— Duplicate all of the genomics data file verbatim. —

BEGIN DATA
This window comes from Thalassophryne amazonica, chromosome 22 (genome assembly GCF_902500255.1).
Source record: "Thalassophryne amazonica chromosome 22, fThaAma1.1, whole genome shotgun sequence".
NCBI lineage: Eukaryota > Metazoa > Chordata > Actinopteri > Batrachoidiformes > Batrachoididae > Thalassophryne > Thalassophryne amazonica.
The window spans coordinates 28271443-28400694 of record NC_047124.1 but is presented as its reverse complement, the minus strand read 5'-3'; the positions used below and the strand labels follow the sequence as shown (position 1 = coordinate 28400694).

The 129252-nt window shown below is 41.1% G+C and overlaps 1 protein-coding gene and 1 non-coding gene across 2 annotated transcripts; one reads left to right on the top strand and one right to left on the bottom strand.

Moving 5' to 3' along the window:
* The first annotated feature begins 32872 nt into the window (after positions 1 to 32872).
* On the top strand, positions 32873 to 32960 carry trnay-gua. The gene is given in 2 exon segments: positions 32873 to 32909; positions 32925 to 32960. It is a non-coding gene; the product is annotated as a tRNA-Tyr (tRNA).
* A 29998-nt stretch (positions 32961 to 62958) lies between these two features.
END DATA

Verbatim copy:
This window comes from Thalassophryne amazonica, chromosome 22 (genome assembly GCF_902500255.1).
Source record: "Thalassophryne amazonica chromosome 22, fThaAma1.1, whole genome shotgun sequence".
NCBI lineage: Eukaryota > Metazoa > Chordata > Actinopteri > Batrachoidiformes > Batrachoididae > Thalassophryne > Thalassophryne amazonica.
The window spans coordinates 28271443-28400694 of record NC_047124.1 but is presented as its reverse complement, the minus strand read 5'-3'; the positions used below and the strand labels follow the sequence as shown (position 1 = coordinate 28400694).

The 129252-nt window shown below is 41.1% G+C and overlaps 1 protein-coding gene and 1 non-coding gene across 2 annotated transcripts; one reads left to right on the top strand and one right to left on the bottom strand.

Moving 5' to 3' along the window:
* The first annotated feature begins 32872 nt into the window (after positions 1 to 32872).
* On the top strand, positions 32873 to 32960 carry trnay-gua. The gene is given in 2 exon segments: positions 32873 to 32909; positions 32925 to 32960. It is a non-coding gene; the product is annotated as a tRNA-Tyr (tRNA).
* A 29998-nt stretch (positions 32961 to 62958) lies between these two features.